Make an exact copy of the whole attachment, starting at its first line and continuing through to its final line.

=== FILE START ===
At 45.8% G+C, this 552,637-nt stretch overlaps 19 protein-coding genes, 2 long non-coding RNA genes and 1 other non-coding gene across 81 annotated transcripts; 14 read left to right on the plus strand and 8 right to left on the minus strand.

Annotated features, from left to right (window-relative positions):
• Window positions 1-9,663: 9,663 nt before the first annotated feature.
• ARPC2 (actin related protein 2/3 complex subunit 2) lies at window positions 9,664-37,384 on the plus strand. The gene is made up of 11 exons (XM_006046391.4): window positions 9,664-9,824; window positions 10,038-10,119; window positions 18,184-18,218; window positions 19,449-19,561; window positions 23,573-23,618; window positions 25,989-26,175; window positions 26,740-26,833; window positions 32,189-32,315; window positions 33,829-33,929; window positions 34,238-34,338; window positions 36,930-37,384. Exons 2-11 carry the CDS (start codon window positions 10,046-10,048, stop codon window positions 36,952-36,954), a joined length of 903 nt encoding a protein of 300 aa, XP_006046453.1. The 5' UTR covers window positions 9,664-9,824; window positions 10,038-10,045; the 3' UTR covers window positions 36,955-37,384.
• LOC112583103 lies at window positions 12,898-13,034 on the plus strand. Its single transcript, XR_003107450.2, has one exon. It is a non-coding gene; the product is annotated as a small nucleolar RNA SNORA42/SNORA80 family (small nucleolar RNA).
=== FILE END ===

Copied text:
At 45.8% G+C, this 552,637-nt stretch overlaps 19 protein-coding genes, 2 long non-coding RNA genes and 1 other non-coding gene across 81 annotated transcripts; 14 read left to right on the plus strand and 8 right to left on the minus strand.

Annotated features, from left to right (window-relative positions):
• Window positions 1-9,663: 9,663 nt before the first annotated feature.
• ARPC2 (actin related protein 2/3 complex subunit 2) lies at window positions 9,664-37,384 on the plus strand. The gene is made up of 11 exons (XM_006046391.4): window positions 9,664-9,824; window positions 10,038-10,119; window positions 18,184-18,218; window positions 19,449-19,561; window positions 23,573-23,618; window positions 25,989-26,175; window positions 26,740-26,833; window positions 32,189-32,315; window positions 33,829-33,929; window positions 34,238-34,338; window positions 36,930-37,384. Exons 2-11 carry the CDS (start codon window positions 10,046-10,048, stop codon window positions 36,952-36,954), a joined length of 903 nt encoding a protein of 300 aa, XP_006046453.1. The 5' UTR covers window positions 9,664-9,824; window positions 10,038-10,045; the 3' UTR covers window positions 36,955-37,384.
• LOC112583103 lies at window positions 12,898-13,034 on the plus strand. Its single transcript, XR_003107450.2, has one exon. It is a non-coding gene; the product is annotated as a small nucleolar RNA SNORA42/SNORA80 family (small nucleolar RNA).